— Trump backs off border shutdown. President Trump on Thursday backed away from threats to close the U.S. border with Mexico to stop immigrant crossings, while also raising the possibility of imposing tariffs on cars. In remarks to reporters at the White House, Trump said Mexico wasn’t doing enough to stop the cross-border flow of illegal immigrants and illicit drugs. He said if the drug flow didn’t stop, he would level tariffs on cars coming into the U.S. from Mexico — followed by closing the border.
But Trump also said he planned to give Mexico a year to satisfy his demands. “We’re going to give them a one-year warning and if the drugs don’t stop, or largely stop, we’re going to put tariffs” on cars, he told reporters. “And if that doesn’t stop the drugs, we close the border.”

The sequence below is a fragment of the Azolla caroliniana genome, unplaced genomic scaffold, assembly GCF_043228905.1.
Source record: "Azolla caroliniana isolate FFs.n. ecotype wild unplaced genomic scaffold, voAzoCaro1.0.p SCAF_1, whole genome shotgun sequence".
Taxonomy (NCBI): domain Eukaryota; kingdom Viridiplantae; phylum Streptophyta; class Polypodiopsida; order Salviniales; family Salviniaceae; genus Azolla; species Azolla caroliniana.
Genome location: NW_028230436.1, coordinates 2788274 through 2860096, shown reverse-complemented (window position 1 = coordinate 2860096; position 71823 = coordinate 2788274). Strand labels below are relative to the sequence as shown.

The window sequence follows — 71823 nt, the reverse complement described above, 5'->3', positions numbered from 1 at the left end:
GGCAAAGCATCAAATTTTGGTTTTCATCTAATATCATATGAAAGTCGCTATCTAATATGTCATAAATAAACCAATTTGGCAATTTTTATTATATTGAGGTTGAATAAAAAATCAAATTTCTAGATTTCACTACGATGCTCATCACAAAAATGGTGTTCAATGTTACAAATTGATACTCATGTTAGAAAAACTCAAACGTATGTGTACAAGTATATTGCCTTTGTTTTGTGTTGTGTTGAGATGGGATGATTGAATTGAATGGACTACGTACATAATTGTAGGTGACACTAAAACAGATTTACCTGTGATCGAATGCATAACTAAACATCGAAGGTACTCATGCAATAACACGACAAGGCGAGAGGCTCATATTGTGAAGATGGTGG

Asked later if his comments meant he wouldn’t close the border for at least a year, Trump responded: “I didn’t say that. We’ll start with the tariffs and see what happens.”
The president said he believed Mexico, fearing he would follow through and close U.S. border entry, heeded his warnings in the last week and deported or expelled migrants from Central American countries moving across its own southern border. “Mexico took a big chunk of our car business, which I don’t like,” the president added. “I don’t think we’ll ever have to close the border [because] tariffs would be massive.”
Mexican Economy Minister Graciela Márquez, whose department handles trade, said Mexico believed trade and migration issues should be kept separate. “Indeed, the U.S. government sometimes mixes up the two subjects. For us it’s important to keep on one track the ratification of the free trade agreement and on other issues that have to do with migration,” she said at a press conference. “As to new tariffs we will have to be discussing them in terms of the relations between trade partners.”